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Christine Whitman leaving EPA

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EPA Chief Whitman to Depart,

In Pre-Election Bush-Team Shift



WASHINGTON -- President Bush's environmental chief, Christine Todd Whitman, announced her resignation, in another sign of pre-election shifts within the president's team.

Ms. Whitman, a moderate who sometimes clashes with Mr. Bush's conservative base, cited a desire to spend more time with her husband on their New Jersey farm, to which she commuted almost every weekend. The former New Jersey governor initially hoped to stay at the Environmental Protection Agency until the president's top environmental bill, the Clear Skies Act, gets through Congress. But the legislation has become bogged down and she concluded that holding off her departure would make it "awkward" for the president later, she said.

Ms. Whitman's decision, effective June 27, follows a similar one by White House spokesman Ari Fleischer this week, and may be a precursor of exits by other senior administration figures in the run-up to Mr. Bush's 2004 re-election bid. Officials seeking to leave have been told to do so no later than this fall, Bush advisers said, to avoid any appearance of disunity during the campaign. Speculation about potential departures has included Health and Human Services Secretary Tommy Thompson and Transportation Secretary Norman Mineta, who has suffered health problems.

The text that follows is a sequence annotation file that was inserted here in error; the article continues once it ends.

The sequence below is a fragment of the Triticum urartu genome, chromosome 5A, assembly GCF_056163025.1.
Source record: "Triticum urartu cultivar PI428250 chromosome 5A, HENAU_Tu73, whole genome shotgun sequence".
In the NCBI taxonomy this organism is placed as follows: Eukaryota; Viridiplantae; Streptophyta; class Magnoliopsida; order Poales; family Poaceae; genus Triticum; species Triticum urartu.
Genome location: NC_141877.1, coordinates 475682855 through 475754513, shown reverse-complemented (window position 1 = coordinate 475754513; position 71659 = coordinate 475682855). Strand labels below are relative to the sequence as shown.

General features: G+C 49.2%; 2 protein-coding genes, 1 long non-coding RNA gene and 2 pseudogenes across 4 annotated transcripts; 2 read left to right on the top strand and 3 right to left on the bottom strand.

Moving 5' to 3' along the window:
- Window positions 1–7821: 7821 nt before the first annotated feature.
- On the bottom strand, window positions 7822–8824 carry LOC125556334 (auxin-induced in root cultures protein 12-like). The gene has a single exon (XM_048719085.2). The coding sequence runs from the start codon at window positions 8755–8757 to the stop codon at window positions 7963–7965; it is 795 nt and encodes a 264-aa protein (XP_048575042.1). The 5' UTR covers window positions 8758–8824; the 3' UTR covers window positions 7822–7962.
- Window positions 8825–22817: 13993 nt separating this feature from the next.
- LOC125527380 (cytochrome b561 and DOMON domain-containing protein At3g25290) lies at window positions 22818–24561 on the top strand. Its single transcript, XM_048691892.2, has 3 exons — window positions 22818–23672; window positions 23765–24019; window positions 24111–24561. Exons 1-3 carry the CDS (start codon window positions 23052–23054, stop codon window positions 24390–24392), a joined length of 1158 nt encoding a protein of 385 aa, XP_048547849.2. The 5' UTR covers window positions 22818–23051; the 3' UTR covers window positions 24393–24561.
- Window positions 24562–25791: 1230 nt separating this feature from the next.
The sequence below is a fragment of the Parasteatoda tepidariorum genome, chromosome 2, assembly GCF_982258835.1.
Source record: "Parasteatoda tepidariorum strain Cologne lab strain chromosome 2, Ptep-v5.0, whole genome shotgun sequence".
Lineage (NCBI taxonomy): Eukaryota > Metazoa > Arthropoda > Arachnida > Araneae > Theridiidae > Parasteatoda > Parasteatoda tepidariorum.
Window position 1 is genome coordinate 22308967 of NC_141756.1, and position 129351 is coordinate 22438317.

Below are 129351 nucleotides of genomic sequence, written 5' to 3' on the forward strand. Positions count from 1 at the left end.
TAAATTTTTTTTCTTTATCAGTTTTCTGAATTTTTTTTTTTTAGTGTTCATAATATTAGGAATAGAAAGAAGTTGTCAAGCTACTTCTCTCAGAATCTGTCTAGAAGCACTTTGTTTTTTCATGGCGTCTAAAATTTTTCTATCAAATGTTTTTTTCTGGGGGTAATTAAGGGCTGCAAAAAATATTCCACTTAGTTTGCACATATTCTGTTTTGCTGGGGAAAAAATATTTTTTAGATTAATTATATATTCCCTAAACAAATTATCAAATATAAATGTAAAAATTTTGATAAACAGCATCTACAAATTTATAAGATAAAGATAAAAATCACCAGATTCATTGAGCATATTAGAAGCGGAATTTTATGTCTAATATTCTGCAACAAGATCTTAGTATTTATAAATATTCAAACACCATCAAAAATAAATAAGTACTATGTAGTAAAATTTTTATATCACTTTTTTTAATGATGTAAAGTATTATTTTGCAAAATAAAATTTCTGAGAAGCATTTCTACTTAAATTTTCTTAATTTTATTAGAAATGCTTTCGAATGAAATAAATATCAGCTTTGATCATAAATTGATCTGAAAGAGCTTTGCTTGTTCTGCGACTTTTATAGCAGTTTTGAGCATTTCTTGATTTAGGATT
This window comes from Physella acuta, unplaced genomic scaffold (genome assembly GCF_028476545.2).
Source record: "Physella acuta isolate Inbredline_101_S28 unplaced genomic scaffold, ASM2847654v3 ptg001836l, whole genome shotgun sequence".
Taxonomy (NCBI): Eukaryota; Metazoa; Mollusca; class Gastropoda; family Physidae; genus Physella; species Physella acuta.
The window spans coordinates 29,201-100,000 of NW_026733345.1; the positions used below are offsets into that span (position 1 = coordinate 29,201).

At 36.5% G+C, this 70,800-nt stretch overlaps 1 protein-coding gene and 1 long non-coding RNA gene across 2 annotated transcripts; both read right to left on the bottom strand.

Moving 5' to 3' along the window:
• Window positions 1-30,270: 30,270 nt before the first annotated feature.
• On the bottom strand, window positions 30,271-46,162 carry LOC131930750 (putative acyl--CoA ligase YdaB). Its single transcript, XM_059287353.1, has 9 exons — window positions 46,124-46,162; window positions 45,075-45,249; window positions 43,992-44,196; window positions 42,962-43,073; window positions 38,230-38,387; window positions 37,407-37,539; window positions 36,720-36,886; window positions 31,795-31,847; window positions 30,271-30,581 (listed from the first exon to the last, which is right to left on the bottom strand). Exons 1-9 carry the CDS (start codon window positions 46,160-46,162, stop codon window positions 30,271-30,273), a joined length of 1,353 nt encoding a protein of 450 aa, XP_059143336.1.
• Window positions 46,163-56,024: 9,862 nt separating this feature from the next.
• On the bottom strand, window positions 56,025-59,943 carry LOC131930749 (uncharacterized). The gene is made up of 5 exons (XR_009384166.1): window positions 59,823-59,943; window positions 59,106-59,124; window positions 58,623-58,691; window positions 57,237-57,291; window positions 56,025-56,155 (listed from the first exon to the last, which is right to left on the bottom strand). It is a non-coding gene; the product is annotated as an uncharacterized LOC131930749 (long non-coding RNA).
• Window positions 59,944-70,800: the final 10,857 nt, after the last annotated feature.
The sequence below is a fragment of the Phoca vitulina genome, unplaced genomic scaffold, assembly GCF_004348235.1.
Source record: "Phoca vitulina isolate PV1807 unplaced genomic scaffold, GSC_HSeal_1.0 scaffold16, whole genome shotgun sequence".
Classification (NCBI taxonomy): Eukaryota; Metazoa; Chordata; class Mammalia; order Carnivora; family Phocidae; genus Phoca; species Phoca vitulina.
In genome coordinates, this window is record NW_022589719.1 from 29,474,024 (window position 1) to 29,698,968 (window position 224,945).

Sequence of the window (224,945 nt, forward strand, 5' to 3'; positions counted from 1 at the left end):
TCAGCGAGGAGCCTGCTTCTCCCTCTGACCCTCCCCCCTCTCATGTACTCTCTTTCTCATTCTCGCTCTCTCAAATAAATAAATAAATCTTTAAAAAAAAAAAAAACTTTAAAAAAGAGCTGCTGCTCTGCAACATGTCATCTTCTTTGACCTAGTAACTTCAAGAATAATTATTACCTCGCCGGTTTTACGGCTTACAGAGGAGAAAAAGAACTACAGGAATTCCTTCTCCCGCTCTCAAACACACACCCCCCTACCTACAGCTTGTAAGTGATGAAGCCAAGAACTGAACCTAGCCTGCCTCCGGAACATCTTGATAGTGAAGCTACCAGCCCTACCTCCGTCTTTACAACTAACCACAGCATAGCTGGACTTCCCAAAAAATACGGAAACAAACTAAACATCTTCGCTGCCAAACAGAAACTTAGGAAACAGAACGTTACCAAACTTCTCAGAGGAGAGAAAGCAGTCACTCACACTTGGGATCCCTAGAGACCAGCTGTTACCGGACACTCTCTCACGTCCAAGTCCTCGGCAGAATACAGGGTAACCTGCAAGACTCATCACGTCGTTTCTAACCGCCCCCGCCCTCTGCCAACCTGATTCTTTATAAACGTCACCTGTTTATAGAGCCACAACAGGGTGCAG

"You don't want anybody leaving during a presidential primary season or the summer before the general election, especially someone with tremendous visibility," says Paul C. Light, an expert on White House personnel issues at the Brookings Institution here.

Given the president's contentious relationship with the environmental community, his selection of a successor may become a prominent issue in the 2004 campaign. Potential candidates to succeed Ms. Whitman include David Struhs, head of Florida's Department of Environmental Protection. Mr. Struhs works for the president's brother, Florida Gov. Jeb Bush, and is the brother-in-law of White House Chief of Staff Andrew Card. Mary Gade, the former head of Illinois's Environmental Protection Agency, is another possibility.

Write to Jeanne Cummings at [email protected] and John J. Fialka at [email protected]

Updated May 22, 2003

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